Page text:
“All that being said,” he added, “this pension reform is the single most important issue with the most significant impact on our local budget as we head into next year and our ability to continue depends on its passage.
“I’m sure that you’ve heard from many other mayors and administrators to indicate Woonsocket is not alone in our situation, but we are one of the only communities with a bond rating downgraded below junk bond status.
“The drastic losses of revenue over the last several years in the form of general revenue sharing, school aid, motor vehicle phase-out and many other sources has resulted in an increased tax levy on our residents of more than 30 percent,” Fontaine said, “along with the implementation of new fees and charges.”
As committee members nodded in agreement, Fontaine said, “We can not afford to put off a solution any longer and we can not afford to do nothing. We can not afford to shirk this responsibility.
“As devastating as the impact of these needed reforms may be, I believe the effect of not solving the problem would be far worse,” he added. “The reality stands that, as the financial burden grows, residents and businesses are leaving our cities and our state, leaving a larger problem with fewer and fewer to help shoulder the burden.
House Finance Chairman Helio Melo, without pointedly saying so, questioned Fontaine about his own pension status.
“Councilmen are part-timers correct?” Melo asked. “Are they eligible to partake in the MERS (Municipal Employees Retirement System) program?” Fontaine answered that, by state law, City Council people from throughout the state are eligible to participate in that system.
“Say someone was a councilor for 12 years, then was elected mayor for eight years, that’s 20 years, they’d be eligible for a pension.” The pension benefit is calculated on the salary of the last three years of work.
“So they would be receiving a 20-year pension for a mayor’s salary, but most of that work was done part-time?” Melo queried. When Fontaine said that was correct, Melo shot back, “is that fait?”
“I would venture to say no,” Fontaine answered. “In light of the grander scheme of things, the way that system is set up, I can’t imagine that was the intent behind the legislation when it was first passed. I believe that’s the way it’s been, certainly for longer than I have been involved.”
Fontaine served on the City Council from 1993 to 2009. He is currently running unopposed for his second two-year term as mayor, which would give him 20 years in the system.

Comments

Fontaine is ruining Woonsocket, along with the City Council!!!!

November 3, 2011 by Jeffo46 (not verified), 2 years 45 weeks ago
Comment: 706

Fontaine complains that businesses are leaving ? Well Leo, Wal-Mart left because of you and the City Council, thus putting many city residents out of work. Because of that, North Smithfield is now benefitting the results of the selfishness of both you and the just as stupid, City Council, who are nothing but a joke. What are you going to do with the now vacant building which is sitting on Diamond Hill Rd.? If you had any semblance of intelligence, you would see about getting one of the major Dept. store chains such as K-Mart or whatever, to see if they'd be interested in coming to Woonsocket in that location, which would bring some jobs back to this area. Never mind what the residents of that area have to say about traffic coming and going in that area. Woonsocket needs jobs bought to this area so it can have a thriving economy and you and the City Council, have not done a damm thing about that. Shame on you all.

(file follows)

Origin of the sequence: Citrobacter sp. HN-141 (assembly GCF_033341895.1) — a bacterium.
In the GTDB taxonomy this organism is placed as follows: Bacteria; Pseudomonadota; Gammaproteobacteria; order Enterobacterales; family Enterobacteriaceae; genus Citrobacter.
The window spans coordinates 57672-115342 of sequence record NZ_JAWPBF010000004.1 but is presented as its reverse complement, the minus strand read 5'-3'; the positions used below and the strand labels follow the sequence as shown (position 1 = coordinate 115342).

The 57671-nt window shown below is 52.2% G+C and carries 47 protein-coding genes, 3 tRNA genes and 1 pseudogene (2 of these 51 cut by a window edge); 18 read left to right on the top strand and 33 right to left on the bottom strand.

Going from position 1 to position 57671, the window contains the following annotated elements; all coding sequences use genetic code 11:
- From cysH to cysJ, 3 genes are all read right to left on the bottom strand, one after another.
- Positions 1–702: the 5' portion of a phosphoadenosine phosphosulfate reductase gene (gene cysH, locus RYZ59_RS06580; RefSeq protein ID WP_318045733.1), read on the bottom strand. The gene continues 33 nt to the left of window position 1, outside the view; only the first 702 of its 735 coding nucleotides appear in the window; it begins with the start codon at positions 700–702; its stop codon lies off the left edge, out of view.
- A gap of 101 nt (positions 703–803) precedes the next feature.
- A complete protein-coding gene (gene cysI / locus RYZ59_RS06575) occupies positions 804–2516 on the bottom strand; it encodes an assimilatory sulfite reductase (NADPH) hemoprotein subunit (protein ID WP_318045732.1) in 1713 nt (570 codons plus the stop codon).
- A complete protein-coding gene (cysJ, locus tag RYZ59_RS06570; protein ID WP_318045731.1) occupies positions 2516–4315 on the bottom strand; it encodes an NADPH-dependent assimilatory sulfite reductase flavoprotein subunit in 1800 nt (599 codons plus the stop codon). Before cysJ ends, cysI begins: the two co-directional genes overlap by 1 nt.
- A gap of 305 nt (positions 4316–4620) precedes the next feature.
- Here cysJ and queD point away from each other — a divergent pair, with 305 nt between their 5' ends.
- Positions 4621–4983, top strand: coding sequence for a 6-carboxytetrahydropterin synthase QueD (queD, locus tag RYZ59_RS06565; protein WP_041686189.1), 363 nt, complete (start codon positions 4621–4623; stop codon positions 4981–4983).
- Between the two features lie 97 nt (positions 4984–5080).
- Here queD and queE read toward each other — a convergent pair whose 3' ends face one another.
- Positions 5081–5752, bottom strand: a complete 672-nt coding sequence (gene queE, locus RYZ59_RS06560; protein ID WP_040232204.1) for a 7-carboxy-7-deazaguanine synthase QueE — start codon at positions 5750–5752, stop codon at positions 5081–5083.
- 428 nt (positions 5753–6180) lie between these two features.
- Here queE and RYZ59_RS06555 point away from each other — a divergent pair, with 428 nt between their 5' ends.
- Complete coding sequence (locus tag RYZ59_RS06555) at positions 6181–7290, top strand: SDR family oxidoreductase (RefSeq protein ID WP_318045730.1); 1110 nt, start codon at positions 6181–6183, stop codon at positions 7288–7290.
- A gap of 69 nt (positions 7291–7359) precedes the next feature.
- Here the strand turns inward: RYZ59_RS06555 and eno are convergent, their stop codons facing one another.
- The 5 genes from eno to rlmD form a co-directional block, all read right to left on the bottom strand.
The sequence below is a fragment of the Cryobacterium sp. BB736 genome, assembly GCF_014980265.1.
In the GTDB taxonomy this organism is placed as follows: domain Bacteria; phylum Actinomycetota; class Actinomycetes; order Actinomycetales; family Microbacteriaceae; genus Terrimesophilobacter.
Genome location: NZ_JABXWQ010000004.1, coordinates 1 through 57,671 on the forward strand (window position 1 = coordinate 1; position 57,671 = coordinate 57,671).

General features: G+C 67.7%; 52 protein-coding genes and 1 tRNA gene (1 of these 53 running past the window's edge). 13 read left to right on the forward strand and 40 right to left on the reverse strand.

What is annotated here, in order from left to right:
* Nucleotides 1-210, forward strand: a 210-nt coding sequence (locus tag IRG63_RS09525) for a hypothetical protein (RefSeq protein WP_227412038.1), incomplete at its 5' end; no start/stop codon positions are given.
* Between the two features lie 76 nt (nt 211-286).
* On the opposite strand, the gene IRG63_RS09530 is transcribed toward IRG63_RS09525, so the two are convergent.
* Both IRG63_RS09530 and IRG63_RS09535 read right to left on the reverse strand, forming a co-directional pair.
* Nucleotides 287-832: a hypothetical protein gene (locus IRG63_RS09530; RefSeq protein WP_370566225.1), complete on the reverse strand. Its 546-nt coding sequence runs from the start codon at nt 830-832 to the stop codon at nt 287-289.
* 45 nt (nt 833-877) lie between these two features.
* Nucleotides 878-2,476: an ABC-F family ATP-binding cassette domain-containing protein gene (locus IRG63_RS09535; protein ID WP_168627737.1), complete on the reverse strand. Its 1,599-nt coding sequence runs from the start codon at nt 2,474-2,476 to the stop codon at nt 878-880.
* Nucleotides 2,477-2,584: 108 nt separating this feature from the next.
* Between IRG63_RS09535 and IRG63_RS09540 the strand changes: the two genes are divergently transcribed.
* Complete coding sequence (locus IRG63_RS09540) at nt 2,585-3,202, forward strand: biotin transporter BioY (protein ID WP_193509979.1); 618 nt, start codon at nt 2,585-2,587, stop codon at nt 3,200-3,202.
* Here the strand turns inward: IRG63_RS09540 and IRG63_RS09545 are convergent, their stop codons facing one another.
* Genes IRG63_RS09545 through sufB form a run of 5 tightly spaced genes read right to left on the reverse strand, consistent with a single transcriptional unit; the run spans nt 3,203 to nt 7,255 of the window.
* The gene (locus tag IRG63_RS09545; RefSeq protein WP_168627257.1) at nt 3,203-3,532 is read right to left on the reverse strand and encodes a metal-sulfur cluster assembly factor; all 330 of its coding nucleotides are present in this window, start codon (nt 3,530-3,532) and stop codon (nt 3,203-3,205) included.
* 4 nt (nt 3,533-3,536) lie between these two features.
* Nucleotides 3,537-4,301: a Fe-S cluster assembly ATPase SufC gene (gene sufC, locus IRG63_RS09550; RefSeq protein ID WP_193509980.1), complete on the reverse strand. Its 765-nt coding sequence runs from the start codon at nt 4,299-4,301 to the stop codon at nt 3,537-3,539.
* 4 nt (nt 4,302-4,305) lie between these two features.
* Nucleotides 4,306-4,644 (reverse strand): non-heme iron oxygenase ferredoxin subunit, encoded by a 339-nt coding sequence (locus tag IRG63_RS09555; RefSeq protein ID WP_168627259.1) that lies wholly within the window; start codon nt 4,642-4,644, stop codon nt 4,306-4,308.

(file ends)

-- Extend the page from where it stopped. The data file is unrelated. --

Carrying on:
Do as I say not as I do!!

October 30, 2011 by Do as I say not as I do (not verified), 2 years 46 weeks ago
Comment: 697

So here we are with a Mayor who is trying to cut benefits for all the low paid and other City employees and retirees. These are the same employees who have worked full time for their whole career to get their benefits. This same mayor has allowed City employees to pay one percent extra in the pension system to get their COLA provisions. Now he runs down to the Statehouse and asks that COLAS be removed. While he is at it he takes away life long contractual benefits from older retirees without justification and without due process.

Only after questioning does it appear that our Honorable Mayor is in line to collect a full time State pension (based on the Mayors Salary) for years of part time work. Despite acknowledging that it would not be fair for someone in his position to collect a pension, he has not made any overtures to state that in interest of fairness he will not accept it when he decides to retire. It is this kind of sweetheart deal that pulls the pension system down, causing full time employees to lose benefits and making it too expensive for the taxpayer to afford.

So now we know we have another fearless leader who subscribes to the philosophy of "Do as I say, not as I do". Yes, yes, I know we had another Councilman up there this week testifying against the people in the state pension system. Yes, I know that he too will more than likely be eligible for a pension based on part time work. Maybe he will decline his pension when the time comes. What do you think?

They just want us to "Do as I say, not as I do".